|Eow Links 61|
Eow Links 61
"Eow" for End Of Week. TTRPG Links I gathered during the week. This is iteration 61.
Is this really a week to have favourites?
The most striking mechanic is its initiative system - each character has a number of initiative tokens (usually 2), these are drawn at random from a bag to decide who goes when, with the inclusion of an end round token adding more random drama to the mix.
Likes: / Simplicity, usability, conciseness, lack of clutter. / Focus on reaction, morale, hirelings. / Easy to house-rule. / Monsters are easy to run.
Working with different hex-scale maps has turned out to be something of a surprising headache for me so I am going to outline where I got to in the hope of saving someone else the strife. Very short version - there are two magnificent easy-use tools out there that are effectively at two different scales and using them both at the same time took me a while to get my head around.
My philosophy is that these two pillars (exploration, talking) shouldn’t live on the character sheet, but in the modules and in the DMG’s toolbox for creating homebrew adventures. Awesome social interaction comes from NPCs with desires, plans, secrets, relationship webs, and resources. Awesome exploration comes from fantastic locations filled with wonderful things to find, and the time pressure that comes from a rich encounter table.
A calendar is most useful if it describes what will happen without player intervention. This is the best because it doesn’t assume any player actions. My least favorite is a timeline that assumes players will do this or that just because that’s what the designer expects. That’s not a calendar; it’s a script, and TTRPGs work best when they’re unscripted.
While most of Usagi’s adventures are straight swashbuckling historicals, Sakai dips often into Japanese mythology and folklore to include supernatural elements that turn quite a few of the stories into S&S. Despite Sakai’s chosen style and the anthropomorphic character, he doesn’t hesitate to tackle adult, dark themes when he wants to
I used the Effort mechanic for Lox to climb down the cliff face and for hacking the sensor tower. I honestly questioned this before the game. I have to say this is SUPERIOR to any other method of determining the resolution of something that might take multiple attempts (like bashing through a door, hacking a computer, repairing an engine). I absolutely love this mechanic.
a roundup of clones that more or less accurately reproduce old editions of D&D. After all, sometimes, you just want to play the original games without modern hacks. Or you want to hack it yourself. This is likely not a perfect list of faithful retro-clones; only the ones I have personally had a chance to read and make some notes on.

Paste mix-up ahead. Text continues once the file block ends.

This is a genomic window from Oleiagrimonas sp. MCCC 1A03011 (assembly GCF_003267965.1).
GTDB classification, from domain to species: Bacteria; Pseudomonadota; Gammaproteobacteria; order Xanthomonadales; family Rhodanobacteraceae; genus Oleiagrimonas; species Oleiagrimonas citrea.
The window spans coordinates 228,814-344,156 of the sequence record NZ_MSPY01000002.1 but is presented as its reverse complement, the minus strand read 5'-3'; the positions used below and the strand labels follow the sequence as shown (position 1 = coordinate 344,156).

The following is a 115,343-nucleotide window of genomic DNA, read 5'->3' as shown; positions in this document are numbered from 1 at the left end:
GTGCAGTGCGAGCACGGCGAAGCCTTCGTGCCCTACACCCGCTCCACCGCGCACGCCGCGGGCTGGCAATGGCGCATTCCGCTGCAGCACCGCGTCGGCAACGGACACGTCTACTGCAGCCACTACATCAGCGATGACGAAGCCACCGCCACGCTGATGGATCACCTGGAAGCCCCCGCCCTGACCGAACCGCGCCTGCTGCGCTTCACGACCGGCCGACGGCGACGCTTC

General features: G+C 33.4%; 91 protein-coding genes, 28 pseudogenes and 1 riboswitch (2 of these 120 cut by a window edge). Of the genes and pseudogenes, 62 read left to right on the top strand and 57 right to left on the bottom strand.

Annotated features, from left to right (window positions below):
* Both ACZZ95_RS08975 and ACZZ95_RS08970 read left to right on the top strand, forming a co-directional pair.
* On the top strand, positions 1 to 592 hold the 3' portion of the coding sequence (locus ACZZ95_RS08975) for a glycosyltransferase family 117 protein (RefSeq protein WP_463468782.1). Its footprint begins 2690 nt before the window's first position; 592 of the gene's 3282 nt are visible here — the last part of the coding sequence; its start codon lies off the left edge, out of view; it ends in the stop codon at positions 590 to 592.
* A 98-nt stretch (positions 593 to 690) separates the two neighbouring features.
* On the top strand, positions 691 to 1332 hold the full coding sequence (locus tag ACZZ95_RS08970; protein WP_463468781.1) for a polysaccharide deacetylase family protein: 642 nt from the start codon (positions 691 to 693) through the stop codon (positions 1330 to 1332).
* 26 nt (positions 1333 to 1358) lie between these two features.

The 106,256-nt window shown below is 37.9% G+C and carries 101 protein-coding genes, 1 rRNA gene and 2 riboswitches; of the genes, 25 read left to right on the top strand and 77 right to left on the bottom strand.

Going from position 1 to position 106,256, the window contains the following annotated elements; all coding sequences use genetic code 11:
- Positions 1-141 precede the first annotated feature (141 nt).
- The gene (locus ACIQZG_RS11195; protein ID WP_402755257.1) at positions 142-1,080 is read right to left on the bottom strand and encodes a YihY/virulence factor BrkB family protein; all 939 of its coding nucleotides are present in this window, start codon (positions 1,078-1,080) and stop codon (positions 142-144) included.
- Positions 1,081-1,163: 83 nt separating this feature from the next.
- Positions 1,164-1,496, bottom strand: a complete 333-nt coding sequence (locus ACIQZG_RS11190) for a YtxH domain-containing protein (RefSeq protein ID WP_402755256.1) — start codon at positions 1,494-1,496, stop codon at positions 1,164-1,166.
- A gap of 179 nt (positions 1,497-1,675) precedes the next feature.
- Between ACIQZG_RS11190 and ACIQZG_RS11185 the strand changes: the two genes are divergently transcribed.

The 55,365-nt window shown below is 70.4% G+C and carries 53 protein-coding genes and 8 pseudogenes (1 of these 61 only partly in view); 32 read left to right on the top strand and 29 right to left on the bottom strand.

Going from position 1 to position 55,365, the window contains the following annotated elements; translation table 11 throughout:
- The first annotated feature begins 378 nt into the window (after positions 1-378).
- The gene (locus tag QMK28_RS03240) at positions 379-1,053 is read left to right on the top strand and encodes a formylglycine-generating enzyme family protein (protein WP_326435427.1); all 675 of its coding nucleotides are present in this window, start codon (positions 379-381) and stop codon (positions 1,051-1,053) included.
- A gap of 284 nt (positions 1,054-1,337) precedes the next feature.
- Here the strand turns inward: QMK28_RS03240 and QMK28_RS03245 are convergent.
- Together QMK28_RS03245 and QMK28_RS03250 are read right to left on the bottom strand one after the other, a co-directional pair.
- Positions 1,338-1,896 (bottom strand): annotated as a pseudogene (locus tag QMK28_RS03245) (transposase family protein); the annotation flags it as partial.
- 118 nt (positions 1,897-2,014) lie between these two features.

More specifically, it's an adventure into a pocket of the shadowfell, in doomed pursuit of... something. You go deeper into the shadowfell, and the place changes you, creeping into your bones and wearing you down until you're just another part of its endless, bleak wasteland. The question at the heart of the adventure is not if you'll reach your destination. It's how much of yourself you lose getting there, and if it's worth it in the end.
A company made of just a few people and a some freelancers can produce table top games that are better in every way than the biggest company in the business. The internet has made it easier for that to happen but this isn’t new.
Henceforth, I’m only going to post ‘reviews’ of products I’ve played (as a GM or player). Most of my reviews have been like this anyway (for example, this one of Agon) but a fair few haven’t (...)
I’m going to try and put some focus on the play experience – what could be gleaned from the game that was surprising even after a read-through
This idea is consistent with one in Hitchhiker’s Guide, that the discovery of the Babel Fish, by removing all translation barriers to communication, sparked an era of bloody wars. But conflict in my theory is merely the precursor to a more profound universal mutual disengagement.
Players stay together as a courtesy to the game master.
When I’m running a campaign I’ve found that it’s easy to have everything just remain in a state of delicate stasis instead until the PC’s come and screw it all up.
What I am about to say, makes me sound like a mad man. I have no qualms about this, because we are all mad men here. If you were not, you would not have come here.
All roleplaying is procedural. If you're running a game and deciding things arbitrarily, that's a sign of an unskilled Dungeon Master. (Not that they know they are unskilled or will admit it, but they will talk about how hard it is to get a game together. This is serious Dunning-Kruger territory.)
My own earliest memories of Elmore's distinctive style are from the pages of Dragon, such as this piece, which appeared in issue #59 (March 1982).
In today's post I will suggest you historical, scientific and technological dissemination works I think you may find interesting whether you are into creation of worlds (also known as worldbuilding) or you want to satisfy your curiosity and desire for knowledge.
Don’t plan to publish anything. Focus on creating stuff that you will want to run for your actual players, not on impressing an impersonal internet audience that will probably never use what you create.
Because games are manifestly meant to be played, the industry as a whole tends to assume the player is their primary consumer. The very act of making a game material is founded on this assumption; otherwise, the producer would be writing a novel, making an artbook, or doing something else not defined by playability.
Most of this post's contents will be schemes describing entire economies and how they function
On Cairn and more.
Its poignancy is made almost aching at the thought of what the families of soldiers on both sides are experiencing as we speak.